Ebola virus disease (EVD) (or Ebola hemorrhagic fever (EHF)) is the name for the human disease which may be caused by any of four of the five known ebola viruses. These four viruses are: Bundibugyo virus (BDBV), Ebola virus (EBOV), Sudan virus (SUDV), and Taï Forest virus (TAFV, formerly and more commonly Côte d’Ivoire Ebolavirus (Ivory Coast Ebolavirus, CIEBOV)). EVD is a viral hemorrhagic fever (VHF), and is clinically nearly indistinguishable from Marburg virus disease (MVD).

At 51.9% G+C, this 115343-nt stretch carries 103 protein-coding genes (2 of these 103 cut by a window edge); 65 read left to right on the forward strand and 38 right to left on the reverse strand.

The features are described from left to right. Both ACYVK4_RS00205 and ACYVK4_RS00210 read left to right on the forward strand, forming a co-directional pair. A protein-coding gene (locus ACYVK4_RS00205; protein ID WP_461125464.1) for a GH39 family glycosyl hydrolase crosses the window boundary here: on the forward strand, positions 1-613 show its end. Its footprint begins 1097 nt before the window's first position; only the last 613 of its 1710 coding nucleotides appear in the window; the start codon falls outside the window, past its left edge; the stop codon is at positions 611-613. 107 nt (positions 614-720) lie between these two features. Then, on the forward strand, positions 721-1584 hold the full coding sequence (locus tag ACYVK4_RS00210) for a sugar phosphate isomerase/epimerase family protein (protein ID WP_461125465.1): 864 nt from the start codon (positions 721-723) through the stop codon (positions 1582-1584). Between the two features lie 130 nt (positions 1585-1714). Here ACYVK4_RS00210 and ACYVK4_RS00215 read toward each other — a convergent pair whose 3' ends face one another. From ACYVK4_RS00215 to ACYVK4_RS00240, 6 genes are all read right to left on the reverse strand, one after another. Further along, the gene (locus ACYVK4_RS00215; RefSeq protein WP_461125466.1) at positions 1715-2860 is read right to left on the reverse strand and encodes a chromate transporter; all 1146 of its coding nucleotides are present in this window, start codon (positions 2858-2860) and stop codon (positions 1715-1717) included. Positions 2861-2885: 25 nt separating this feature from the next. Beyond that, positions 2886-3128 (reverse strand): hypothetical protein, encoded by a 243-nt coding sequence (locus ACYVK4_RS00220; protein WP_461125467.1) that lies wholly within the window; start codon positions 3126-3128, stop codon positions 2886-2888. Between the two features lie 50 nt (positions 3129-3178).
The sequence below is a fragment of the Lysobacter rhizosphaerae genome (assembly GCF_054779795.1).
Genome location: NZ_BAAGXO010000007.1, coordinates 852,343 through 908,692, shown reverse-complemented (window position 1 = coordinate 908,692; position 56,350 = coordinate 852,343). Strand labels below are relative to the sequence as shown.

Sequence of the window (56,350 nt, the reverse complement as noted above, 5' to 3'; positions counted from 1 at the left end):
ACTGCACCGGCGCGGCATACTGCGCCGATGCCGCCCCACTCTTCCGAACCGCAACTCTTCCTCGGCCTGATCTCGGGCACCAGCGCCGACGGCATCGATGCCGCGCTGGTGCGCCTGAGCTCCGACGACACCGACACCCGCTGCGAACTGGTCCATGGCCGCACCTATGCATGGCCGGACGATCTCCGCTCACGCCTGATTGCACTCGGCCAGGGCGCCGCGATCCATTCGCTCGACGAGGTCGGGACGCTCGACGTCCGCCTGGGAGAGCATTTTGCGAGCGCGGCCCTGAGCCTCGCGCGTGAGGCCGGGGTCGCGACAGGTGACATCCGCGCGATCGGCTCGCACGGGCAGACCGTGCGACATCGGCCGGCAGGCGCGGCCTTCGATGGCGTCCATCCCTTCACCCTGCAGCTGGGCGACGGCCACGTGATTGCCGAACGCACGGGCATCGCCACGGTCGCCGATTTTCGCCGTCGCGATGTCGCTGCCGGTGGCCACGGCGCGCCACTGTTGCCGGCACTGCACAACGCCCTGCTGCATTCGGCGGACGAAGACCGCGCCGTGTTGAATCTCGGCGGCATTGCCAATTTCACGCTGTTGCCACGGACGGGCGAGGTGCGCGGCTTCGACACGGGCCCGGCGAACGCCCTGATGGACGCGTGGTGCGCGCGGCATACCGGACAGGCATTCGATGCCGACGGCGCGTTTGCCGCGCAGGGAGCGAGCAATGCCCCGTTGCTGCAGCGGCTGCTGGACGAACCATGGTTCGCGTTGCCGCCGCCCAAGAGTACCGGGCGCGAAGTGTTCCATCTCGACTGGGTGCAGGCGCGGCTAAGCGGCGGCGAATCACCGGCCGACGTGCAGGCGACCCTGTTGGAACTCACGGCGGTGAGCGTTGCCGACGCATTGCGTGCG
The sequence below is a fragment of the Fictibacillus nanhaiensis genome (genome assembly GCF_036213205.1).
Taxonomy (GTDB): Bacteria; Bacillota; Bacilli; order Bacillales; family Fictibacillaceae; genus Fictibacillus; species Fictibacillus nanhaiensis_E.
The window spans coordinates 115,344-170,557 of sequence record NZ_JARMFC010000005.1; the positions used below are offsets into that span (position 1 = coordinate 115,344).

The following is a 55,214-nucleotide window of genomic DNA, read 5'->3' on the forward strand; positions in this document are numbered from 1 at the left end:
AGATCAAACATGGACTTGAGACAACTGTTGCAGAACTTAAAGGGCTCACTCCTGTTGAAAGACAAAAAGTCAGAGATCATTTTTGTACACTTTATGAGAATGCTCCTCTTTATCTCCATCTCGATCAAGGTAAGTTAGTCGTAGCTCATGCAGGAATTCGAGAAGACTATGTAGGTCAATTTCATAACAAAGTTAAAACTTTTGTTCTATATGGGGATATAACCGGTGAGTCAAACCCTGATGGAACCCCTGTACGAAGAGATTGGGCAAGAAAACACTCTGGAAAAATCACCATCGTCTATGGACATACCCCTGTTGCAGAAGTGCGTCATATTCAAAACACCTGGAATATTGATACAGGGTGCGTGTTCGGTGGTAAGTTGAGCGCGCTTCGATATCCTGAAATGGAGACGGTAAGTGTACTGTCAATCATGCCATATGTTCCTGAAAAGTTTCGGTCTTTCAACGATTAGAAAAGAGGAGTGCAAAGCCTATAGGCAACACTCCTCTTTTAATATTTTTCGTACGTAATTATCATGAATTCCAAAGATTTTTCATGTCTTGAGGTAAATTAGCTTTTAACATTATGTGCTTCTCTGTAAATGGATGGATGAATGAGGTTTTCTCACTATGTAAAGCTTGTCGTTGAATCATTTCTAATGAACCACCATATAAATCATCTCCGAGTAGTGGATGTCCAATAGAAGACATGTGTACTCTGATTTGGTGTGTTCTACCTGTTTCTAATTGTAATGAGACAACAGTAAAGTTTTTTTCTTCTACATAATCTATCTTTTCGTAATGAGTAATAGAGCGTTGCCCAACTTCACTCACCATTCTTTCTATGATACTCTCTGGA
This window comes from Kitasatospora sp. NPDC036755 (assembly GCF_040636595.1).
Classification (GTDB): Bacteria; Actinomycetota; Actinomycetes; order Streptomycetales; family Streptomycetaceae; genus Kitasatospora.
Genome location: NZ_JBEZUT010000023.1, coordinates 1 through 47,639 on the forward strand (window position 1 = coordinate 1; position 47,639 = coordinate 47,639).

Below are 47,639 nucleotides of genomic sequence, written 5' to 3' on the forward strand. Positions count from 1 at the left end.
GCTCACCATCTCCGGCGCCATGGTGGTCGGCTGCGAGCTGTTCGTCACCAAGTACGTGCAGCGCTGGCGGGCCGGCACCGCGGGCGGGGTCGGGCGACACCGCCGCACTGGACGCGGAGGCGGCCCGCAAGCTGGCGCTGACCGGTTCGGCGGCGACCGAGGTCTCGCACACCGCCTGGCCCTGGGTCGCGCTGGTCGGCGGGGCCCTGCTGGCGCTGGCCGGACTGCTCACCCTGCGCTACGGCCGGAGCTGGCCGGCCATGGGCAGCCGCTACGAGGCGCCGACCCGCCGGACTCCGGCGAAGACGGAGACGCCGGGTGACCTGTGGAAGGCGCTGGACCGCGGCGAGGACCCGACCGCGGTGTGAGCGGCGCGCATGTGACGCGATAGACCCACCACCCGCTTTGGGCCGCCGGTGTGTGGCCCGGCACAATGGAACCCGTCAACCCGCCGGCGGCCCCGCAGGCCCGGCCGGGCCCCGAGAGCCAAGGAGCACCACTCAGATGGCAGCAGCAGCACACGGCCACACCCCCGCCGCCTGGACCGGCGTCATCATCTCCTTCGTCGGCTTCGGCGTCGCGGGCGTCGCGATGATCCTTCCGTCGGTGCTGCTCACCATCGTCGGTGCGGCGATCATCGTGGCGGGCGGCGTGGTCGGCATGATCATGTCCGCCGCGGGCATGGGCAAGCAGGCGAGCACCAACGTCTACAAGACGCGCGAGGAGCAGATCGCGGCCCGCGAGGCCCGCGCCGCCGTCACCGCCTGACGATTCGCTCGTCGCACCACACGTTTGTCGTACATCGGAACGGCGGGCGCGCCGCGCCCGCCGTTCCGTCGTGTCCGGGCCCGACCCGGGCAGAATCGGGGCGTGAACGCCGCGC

Ebola, which manifests itself as a hemorrhagic fever, is highly infectious and kills quickly. It was first reported in 1976 in Congo and is named for the river where it was recognised, according to the Centres for Disease Control and Prevention.
Scientists don’t know the natural reservoir of the virus, but they suspect the first victim in an Ebola outbreak gets infected through contact with an infected animal.
Major Ebola outbreak in DR Congo